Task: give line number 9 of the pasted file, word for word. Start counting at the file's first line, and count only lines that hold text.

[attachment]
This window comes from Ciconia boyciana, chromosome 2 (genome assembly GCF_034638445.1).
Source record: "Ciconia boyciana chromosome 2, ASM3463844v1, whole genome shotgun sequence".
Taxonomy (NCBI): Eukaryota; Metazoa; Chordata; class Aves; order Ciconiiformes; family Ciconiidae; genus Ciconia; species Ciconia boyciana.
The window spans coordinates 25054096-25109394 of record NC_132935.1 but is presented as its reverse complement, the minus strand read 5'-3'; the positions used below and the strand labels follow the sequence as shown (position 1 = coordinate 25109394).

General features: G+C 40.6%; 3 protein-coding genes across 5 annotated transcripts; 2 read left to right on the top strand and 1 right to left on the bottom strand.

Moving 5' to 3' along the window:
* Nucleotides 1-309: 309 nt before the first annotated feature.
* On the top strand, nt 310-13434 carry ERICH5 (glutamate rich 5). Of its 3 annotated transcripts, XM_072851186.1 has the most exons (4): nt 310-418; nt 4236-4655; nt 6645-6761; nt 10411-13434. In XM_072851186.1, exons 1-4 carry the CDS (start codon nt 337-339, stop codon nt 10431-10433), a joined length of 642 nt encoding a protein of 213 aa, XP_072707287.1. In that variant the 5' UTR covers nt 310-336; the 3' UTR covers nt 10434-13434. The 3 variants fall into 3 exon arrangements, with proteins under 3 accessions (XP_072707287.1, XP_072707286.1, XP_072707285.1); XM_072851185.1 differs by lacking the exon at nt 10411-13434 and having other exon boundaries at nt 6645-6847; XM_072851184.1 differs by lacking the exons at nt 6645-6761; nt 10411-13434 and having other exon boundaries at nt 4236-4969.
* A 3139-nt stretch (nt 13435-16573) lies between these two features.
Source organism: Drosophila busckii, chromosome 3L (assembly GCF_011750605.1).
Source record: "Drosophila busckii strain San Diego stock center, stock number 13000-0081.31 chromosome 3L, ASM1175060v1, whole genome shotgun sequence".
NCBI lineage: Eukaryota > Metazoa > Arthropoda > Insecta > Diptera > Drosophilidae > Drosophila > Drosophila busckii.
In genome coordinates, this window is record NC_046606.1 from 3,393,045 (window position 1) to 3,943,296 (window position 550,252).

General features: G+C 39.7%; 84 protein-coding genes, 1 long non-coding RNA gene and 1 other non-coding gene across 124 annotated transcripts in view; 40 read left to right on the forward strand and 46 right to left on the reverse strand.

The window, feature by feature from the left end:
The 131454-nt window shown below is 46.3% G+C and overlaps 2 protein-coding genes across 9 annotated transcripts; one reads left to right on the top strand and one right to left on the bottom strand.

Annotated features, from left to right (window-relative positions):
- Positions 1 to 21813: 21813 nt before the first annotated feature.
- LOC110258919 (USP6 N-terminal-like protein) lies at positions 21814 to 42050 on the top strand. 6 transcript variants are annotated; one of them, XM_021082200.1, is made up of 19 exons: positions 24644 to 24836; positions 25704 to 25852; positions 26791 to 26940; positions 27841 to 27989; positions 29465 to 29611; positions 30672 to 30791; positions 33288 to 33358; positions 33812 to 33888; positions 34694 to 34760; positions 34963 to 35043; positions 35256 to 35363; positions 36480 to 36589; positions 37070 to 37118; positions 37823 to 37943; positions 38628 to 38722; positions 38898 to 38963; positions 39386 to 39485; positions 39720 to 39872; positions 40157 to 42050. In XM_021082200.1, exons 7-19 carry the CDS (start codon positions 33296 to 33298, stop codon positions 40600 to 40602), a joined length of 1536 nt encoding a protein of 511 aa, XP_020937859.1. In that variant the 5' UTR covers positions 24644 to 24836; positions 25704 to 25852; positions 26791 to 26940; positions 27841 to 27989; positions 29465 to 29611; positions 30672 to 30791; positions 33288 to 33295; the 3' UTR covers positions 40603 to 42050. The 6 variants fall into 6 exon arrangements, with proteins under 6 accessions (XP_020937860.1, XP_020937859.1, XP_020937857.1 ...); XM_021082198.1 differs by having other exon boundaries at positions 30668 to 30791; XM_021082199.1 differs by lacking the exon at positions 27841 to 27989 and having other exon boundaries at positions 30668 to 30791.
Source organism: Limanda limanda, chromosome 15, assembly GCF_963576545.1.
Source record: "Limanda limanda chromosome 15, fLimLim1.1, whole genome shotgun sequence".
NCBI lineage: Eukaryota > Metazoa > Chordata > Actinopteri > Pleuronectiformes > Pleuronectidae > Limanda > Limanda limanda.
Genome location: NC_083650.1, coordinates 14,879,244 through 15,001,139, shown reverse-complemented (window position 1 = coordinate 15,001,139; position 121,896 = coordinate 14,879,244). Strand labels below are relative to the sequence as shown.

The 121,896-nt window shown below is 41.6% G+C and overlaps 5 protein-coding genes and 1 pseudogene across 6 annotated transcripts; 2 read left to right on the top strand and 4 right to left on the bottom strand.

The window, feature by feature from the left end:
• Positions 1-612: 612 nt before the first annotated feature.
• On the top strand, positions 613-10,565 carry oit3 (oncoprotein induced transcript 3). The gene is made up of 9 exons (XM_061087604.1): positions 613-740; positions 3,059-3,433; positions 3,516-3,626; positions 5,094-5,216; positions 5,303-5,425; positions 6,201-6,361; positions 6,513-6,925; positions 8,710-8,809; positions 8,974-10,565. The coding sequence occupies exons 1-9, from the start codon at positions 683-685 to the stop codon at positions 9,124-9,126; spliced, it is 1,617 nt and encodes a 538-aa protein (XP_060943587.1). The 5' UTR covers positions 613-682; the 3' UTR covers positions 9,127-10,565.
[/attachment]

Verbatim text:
* A 3139-nt stretch (nt 13435-16573) lies between these two features.